LINCOLNVILLE, Maine — Lincolnville officials are hoping that the third time will be the charm for a long-running effort to improve on the existing Town Office, which they say has serious legal and practical deficiencies.
Those problems include the fact that the building is not accessible to the disabled and is so small that there is nowhere for the public to meet. But twice so far, voters have decided against building a new town office, and so the building committee has spent a year figuring out ways to renovate and expand the current space to make it more practical. What they’ve come up with will cost about $690,000.
Rosey Gerry, a member of the Board of Selectmen and the Municipal Building Committee, said that he and others have been working hard for a year to make a pared-down proposal.
“This is not a Taj Mahal,” Gerry said. “It is a reasonable, rational, very much needed addition to our town facility.”
Residents will vote on Election Day whether to take $470,000 from the town’s capital investment reserve account and to borrow $220,000 to fund the renovation and addition.
If they decide to authorize the work, the town office space would include an improved lobby area with a partitioned service counter where residents can conduct business privately, a new assembly and meeting space for town boards and committee, more space to store town records, a map room, public restrooms and more work space for municipal employees. It also would be compliant with the Americans with Disabilities Act and other building codes, according to information posted on Lincolnville’s website.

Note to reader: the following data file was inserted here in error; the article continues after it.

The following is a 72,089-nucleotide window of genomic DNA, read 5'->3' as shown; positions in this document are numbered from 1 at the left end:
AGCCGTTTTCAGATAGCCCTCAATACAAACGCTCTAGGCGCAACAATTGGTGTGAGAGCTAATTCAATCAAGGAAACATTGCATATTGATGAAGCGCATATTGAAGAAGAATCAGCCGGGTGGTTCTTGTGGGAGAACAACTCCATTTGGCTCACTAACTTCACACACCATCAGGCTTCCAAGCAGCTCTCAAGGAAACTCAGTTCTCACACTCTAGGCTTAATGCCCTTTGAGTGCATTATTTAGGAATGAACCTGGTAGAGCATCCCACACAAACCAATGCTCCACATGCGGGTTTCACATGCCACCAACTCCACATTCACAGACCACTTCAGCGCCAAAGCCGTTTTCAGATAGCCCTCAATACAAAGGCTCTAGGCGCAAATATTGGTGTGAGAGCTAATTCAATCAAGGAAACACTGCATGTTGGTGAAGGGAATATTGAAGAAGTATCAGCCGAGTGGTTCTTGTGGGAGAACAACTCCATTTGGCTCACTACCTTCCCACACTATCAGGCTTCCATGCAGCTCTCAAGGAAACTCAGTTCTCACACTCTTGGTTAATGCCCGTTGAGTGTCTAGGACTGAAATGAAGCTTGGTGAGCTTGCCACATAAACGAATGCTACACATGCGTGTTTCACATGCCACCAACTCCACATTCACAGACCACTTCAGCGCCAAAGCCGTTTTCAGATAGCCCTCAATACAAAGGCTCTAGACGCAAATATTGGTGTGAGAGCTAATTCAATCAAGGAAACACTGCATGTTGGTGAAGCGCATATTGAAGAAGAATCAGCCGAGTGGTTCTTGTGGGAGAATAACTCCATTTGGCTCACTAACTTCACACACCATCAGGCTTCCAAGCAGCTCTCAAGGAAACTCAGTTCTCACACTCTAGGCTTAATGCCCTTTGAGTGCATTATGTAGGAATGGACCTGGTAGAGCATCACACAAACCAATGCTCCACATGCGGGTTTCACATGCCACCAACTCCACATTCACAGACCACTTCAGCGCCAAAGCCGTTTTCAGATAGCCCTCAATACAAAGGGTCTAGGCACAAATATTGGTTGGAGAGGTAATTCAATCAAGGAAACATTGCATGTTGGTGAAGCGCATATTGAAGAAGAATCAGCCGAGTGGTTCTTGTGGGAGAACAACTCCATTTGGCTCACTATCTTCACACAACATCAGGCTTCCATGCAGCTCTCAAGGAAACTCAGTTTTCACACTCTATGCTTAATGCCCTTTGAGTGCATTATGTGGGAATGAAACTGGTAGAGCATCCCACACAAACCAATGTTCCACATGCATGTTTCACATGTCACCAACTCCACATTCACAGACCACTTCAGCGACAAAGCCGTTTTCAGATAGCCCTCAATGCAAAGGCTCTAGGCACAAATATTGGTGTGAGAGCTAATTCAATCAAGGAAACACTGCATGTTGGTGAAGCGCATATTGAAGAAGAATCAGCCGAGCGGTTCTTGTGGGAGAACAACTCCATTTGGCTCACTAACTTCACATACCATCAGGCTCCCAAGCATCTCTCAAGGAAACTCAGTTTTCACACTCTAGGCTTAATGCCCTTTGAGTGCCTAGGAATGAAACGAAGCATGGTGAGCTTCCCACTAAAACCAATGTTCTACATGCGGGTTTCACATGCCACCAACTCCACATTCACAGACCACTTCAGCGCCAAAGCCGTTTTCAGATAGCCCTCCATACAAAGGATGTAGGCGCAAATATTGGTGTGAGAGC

The Board of Selectmen, the budget committee and the municipal building committee have all recommended that residents vote in favor of the renovation and expansion.
“I think everything has been very conservatively put together and should sustain the town of Lincolnville for the next 30 or 40 years,” Gerry, who also has served on the municipal building committee, said.
The town of Lincolnville already has set aside $470,000 for the renovation and expansion work. That money has been raised by property owners, who have each year paid $7.25 in taxes per $100,000 in assessed property to the town’s capital investment reserve account. Altogether, the account has grown by about $30,000 per year.
If voters decide in favor of the project, they would instead pay about $3.86 in taxes per $100,000 in property value annually toward debt payment on the $220,000 loan. Officials also hope that the weak economy will mean that they can get the work done for less than the expected total cost.
“There’s no better time than right now,” Gerry said.
Voting will take place from 8 a.m. to 8 p.m. Tuesday, Nov. 6, at Lincolnville Central School. Information is available on the town’s website at www.town.lincolnville.me.us.